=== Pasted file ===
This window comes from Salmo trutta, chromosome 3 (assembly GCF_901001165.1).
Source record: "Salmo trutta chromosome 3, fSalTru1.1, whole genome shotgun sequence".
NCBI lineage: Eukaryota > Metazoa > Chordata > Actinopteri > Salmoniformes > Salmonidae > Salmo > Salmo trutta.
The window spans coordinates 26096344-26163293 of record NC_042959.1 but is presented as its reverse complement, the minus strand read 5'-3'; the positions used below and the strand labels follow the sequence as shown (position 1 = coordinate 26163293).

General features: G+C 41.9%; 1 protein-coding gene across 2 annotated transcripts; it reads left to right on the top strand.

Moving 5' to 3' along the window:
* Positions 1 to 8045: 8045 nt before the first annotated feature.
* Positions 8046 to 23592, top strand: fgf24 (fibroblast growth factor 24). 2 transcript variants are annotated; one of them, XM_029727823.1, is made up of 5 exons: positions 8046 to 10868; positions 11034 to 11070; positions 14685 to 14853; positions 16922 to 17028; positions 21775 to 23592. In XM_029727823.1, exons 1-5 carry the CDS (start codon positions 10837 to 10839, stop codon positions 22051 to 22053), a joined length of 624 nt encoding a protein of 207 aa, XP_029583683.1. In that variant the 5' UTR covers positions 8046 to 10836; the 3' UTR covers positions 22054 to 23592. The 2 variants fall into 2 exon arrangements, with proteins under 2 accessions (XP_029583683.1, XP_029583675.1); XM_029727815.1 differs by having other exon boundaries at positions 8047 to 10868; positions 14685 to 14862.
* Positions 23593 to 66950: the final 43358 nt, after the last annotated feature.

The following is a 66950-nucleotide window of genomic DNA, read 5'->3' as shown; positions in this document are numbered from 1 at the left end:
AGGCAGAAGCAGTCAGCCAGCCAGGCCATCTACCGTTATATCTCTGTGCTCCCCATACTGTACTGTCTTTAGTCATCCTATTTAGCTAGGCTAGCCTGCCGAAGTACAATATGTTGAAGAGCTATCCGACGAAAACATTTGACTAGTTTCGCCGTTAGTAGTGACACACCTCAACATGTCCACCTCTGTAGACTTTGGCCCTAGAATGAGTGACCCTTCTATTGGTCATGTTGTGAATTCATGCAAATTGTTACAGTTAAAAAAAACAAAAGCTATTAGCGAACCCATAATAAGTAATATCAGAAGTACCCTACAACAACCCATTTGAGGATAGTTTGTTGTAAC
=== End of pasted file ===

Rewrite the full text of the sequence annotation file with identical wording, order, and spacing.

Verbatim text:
This window comes from Salmo trutta, chromosome 3 (assembly GCF_901001165.1).
Source record: "Salmo trutta chromosome 3, fSalTru1.1, whole genome shotgun sequence".
NCBI lineage: Eukaryota > Metazoa > Chordata > Actinopteri > Salmoniformes > Salmonidae > Salmo > Salmo trutta.
The window spans coordinates 26096344-26163293 of record NC_042959.1 but is presented as its reverse complement, the minus strand read 5'-3'; the positions used below and the strand labels follow the sequence as shown (position 1 = coordinate 26163293).

General features: G+C 41.9%; 1 protein-coding gene across 2 annotated transcripts; it reads left to right on the top strand.

Moving 5' to 3' along the window:
* Positions 1 to 8045: 8045 nt before the first annotated feature.
* Positions 8046 to 23592, top strand: fgf24 (fibroblast growth factor 24). 2 transcript variants are annotated; one of them, XM_029727823.1, is made up of 5 exons: positions 8046 to 10868; positions 11034 to 11070; positions 14685 to 14853; positions 16922 to 17028; positions 21775 to 23592. In XM_029727823.1, exons 1-5 carry the CDS (start codon positions 10837 to 10839, stop codon positions 22051 to 22053), a joined length of 624 nt encoding a protein of 207 aa, XP_029583683.1. In that variant the 5' UTR covers positions 8046 to 10836; the 3' UTR covers positions 22054 to 23592. The 2 variants fall into 2 exon arrangements, with proteins under 2 accessions (XP_029583683.1, XP_029583675.1); XM_029727815.1 differs by having other exon boundaries at positions 8047 to 10868; positions 14685 to 14862.
* Positions 23593 to 66950: the final 43358 nt, after the last annotated feature.

The following is a 66950-nucleotide window of genomic DNA, read 5'->3' as shown; positions in this document are numbered from 1 at the left end:
AGGCAGAAGCAGTCAGCCAGCCAGGCCATCTACCGTTATATCTCTGTGCTCCCCATACTGTACTGTCTTTAGTCATCCTATTTAGCTAGGCTAGCCTGCCGAAGTACAATATGTTGAAGAGCTATCCGACGAAAACATTTGACTAGTTTCGCCGTTAGTAGTGACACACCTCAACATGTCCACCTCTGTAGACTTTGGCCCTAGAATGAGTGACCCTTCTATTGGTCATGTTGTGAATTCATGCAAATTGTTACAGTTAAAAAAAACAAAAGCTATTAGCGAACCCATAATAAGTAATATCAGAAGTACCCTACAACAACCCATTTGAGGATAGTTTGTTGTAAC